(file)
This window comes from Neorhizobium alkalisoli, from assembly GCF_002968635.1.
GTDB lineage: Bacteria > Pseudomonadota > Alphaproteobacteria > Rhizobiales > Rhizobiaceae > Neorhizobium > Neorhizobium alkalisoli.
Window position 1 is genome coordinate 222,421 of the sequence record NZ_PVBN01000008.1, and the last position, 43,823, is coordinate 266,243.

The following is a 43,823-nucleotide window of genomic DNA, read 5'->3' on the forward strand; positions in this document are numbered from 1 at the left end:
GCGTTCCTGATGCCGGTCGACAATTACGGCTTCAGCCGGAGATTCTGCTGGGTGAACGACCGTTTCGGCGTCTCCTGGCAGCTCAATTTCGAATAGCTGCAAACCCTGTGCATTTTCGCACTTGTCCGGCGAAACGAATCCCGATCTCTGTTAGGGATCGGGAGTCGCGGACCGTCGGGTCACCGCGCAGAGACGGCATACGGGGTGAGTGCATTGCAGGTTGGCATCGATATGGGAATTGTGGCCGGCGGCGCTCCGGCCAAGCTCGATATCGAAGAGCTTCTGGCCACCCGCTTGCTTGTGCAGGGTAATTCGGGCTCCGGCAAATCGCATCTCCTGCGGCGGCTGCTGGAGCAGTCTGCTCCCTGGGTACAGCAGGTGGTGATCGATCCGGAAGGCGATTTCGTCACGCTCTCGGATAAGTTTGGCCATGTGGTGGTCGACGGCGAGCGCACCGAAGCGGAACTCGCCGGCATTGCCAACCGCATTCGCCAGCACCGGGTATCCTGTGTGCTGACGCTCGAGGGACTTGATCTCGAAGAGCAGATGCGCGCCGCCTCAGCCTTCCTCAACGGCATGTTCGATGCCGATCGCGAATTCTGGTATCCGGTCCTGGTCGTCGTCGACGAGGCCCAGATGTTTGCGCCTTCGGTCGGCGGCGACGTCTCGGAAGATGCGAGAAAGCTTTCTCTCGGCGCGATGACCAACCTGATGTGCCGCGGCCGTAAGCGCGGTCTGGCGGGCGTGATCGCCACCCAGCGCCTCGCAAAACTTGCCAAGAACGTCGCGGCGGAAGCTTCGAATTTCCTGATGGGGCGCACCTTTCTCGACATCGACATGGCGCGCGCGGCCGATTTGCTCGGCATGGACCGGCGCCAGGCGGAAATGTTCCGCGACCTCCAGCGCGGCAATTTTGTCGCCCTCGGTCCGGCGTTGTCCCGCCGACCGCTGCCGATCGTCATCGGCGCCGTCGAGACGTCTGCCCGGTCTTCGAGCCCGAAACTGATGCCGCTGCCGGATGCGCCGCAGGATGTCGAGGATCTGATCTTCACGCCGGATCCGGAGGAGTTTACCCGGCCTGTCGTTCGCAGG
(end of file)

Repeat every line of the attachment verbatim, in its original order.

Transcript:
This window comes from Neorhizobium alkalisoli, from assembly GCF_002968635.1.
GTDB lineage: Bacteria > Pseudomonadota > Alphaproteobacteria > Rhizobiales > Rhizobiaceae > Neorhizobium > Neorhizobium alkalisoli.
Window position 1 is genome coordinate 222,421 of the sequence record NZ_PVBN01000008.1, and the last position, 43,823, is coordinate 266,243.

The following is a 43,823-nucleotide window of genomic DNA, read 5'->3' on the forward strand; positions in this document are numbered from 1 at the left end:
GCGTTCCTGATGCCGGTCGACAATTACGGCTTCAGCCGGAGATTCTGCTGGGTGAACGACCGTTTCGGCGTCTCCTGGCAGCTCAATTTCGAATAGCTGCAAACCCTGTGCATTTTCGCACTTGTCCGGCGAAACGAATCCCGATCTCTGTTAGGGATCGGGAGTCGCGGACCGTCGGGTCACCGCGCAGAGACGGCATACGGGGTGAGTGCATTGCAGGTTGGCATCGATATGGGAATTGTGGCCGGCGGCGCTCCGGCCAAGCTCGATATCGAAGAGCTTCTGGCCACCCGCTTGCTTGTGCAGGGTAATTCGGGCTCCGGCAAATCGCATCTCCTGCGGCGGCTGCTGGAGCAGTCTGCTCCCTGGGTACAGCAGGTGGTGATCGATCCGGAAGGCGATTTCGTCACGCTCTCGGATAAGTTTGGCCATGTGGTGGTCGACGGCGAGCGCACCGAAGCGGAACTCGCCGGCATTGCCAACCGCATTCGCCAGCACCGGGTATCCTGTGTGCTGACGCTCGAGGGACTTGATCTCGAAGAGCAGATGCGCGCCGCCTCAGCCTTCCTCAACGGCATGTTCGATGCCGATCGCGAATTCTGGTATCCGGTCCTGGTCGTCGTCGACGAGGCCCAGATGTTTGCGCCTTCGGTCGGCGGCGACGTCTCGGAAGATGCGAGAAAGCTTTCTCTCGGCGCGATGACCAACCTGATGTGCCGCGGCCGTAAGCGCGGTCTGGCGGGCGTGATCGCCACCCAGCGCCTCGCAAAACTTGCCAAGAACGTCGCGGCGGAAGCTTCGAATTTCCTGATGGGGCGCACCTTTCTCGACATCGACATGGCGCGCGCGGCCGATTTGCTCGGCATGGACCGGCGCCAGGCGGAAATGTTCCGCGACCTCCAGCGCGGCAATTTTGTCGCCCTCGGTCCGGCGTTGTCCCGCCGACCGCTGCCGATCGTCATCGGCGCCGTCGAGACGTCTGCCCGGTCTTCGAGCCCGAAACTGATGCCGCTGCCGGATGCGCCGCAGGATGTCGAGGATCTGATCTTCACGCCGGATCCGGAGGAGTTTACCCGGCCTGTCGTTCGCAGG